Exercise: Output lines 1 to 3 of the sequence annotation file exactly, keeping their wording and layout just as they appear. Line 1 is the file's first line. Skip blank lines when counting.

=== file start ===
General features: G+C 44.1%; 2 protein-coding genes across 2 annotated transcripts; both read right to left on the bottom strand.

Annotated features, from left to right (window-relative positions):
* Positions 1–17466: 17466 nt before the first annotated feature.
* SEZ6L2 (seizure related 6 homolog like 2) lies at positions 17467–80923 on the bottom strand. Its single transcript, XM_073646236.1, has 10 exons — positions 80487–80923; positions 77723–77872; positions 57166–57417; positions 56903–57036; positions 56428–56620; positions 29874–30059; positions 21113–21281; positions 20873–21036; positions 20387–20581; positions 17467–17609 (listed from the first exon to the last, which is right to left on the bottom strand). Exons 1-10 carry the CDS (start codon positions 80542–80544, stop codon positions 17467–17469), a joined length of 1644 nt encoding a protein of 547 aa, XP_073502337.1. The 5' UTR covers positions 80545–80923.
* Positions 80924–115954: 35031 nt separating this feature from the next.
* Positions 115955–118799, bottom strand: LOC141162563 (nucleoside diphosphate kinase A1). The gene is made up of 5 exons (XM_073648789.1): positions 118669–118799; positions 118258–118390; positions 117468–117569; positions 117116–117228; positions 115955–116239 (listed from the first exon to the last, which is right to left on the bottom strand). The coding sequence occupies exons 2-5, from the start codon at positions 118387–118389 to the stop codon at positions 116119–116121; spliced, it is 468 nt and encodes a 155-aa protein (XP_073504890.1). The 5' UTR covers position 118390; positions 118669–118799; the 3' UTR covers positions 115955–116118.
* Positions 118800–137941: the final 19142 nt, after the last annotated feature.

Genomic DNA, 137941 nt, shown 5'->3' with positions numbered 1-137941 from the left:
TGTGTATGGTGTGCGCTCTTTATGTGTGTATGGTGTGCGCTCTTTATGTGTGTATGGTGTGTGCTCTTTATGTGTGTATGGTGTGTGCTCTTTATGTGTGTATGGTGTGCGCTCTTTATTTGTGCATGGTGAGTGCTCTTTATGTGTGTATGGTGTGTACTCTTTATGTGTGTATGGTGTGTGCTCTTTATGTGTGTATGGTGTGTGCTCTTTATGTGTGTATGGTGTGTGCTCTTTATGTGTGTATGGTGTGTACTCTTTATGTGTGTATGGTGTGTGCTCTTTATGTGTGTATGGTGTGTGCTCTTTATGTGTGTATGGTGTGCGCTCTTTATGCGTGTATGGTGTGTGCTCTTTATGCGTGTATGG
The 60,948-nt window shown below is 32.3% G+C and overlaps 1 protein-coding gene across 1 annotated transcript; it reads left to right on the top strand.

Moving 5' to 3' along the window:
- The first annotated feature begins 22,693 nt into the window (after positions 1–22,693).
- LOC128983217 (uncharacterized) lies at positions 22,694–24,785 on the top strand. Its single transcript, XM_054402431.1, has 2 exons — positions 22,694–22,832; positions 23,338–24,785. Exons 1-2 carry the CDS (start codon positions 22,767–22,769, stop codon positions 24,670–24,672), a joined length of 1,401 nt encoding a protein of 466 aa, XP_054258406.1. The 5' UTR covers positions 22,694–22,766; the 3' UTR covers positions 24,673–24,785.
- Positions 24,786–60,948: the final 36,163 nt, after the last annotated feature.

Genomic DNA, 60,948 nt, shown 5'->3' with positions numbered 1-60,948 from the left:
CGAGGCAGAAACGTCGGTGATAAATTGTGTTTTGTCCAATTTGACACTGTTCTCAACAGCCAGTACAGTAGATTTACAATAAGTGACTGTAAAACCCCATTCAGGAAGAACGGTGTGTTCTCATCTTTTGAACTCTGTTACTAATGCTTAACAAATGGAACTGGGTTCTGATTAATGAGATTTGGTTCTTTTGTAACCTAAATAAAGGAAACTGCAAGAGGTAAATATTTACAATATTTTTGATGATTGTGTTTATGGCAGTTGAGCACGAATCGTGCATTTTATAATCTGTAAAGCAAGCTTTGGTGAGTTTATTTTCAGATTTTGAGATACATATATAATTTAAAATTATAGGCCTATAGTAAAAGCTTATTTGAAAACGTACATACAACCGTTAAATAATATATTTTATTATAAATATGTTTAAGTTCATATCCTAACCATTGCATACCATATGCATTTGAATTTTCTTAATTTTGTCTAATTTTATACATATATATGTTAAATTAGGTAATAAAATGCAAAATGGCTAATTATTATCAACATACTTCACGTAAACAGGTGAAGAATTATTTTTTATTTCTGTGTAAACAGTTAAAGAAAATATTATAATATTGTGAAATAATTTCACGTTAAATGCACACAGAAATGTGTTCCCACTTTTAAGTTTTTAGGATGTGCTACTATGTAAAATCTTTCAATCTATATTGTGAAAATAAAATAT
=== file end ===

General features: G+C 44.1%; 2 protein-coding genes across 2 annotated transcripts; both read right to left on the bottom strand.

Annotated features, from left to right (window-relative positions):
* Positions 1–17466: 17466 nt before the first annotated feature.